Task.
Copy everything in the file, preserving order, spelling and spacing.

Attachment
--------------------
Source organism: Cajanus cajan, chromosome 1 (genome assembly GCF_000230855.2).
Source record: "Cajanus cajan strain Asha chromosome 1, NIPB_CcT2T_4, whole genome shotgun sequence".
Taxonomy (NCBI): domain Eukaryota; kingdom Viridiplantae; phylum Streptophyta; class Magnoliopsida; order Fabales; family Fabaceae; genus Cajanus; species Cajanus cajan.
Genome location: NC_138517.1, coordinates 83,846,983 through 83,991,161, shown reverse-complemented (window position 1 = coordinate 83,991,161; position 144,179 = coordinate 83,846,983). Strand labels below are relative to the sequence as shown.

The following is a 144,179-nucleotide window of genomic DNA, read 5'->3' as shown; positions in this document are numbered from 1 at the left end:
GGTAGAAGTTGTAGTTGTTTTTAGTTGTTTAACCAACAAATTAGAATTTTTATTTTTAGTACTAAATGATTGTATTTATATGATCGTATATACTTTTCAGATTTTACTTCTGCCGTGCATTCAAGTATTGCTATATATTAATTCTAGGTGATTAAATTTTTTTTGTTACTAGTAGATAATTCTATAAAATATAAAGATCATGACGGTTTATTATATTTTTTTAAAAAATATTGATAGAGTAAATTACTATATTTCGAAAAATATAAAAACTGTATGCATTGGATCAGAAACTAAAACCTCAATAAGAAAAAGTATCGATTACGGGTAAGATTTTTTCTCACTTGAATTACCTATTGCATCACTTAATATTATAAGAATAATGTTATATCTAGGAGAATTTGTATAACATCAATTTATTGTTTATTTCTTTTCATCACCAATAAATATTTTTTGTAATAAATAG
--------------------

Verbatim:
Source organism: Cajanus cajan, chromosome 1 (genome assembly GCF_000230855.2).
Source record: "Cajanus cajan strain Asha chromosome 1, NIPB_CcT2T_4, whole genome shotgun sequence".
Taxonomy (NCBI): domain Eukaryota; kingdom Viridiplantae; phylum Streptophyta; class Magnoliopsida; order Fabales; family Fabaceae; genus Cajanus; species Cajanus cajan.
Genome location: NC_138517.1, coordinates 83,846,983 through 83,991,161, shown reverse-complemented (window position 1 = coordinate 83,991,161; position 144,179 = coordinate 83,846,983). Strand labels below are relative to the sequence as shown.

The following is a 144,179-nucleotide window of genomic DNA, read 5'->3' as shown; positions in this document are numbered from 1 at the left end:
GGTAGAAGTTGTAGTTGTTTTTAGTTGTTTAACCAACAAATTAGAATTTTTATTTTTAGTACTAAATGATTGTATTTATATGATCGTATATACTTTTCAGATTTTACTTCTGCCGTGCATTCAAGTATTGCTATATATTAATTCTAGGTGATTAAATTTTTTTTGTTACTAGTAGATAATTCTATAAAATATAAAGATCATGACGGTTTATTATATTTTTTTAAAAAATATTGATAGAGTAAATTACTATATTTCGAAAAATATAAAAACTGTATGCATTGGATCAGAAACTAAAACCTCAATAAGAAAAAGTATCGATTACGGGTAAGATTTTTTCTCACTTGAATTACCTATTGCATCACTTAATATTATAAGAATAATGTTATATCTAGGAGAATTTGTATAACATCAATTTATTGTTTATTTCTTTTCATCACCAATAAATATTTTTTGTAATAAATAG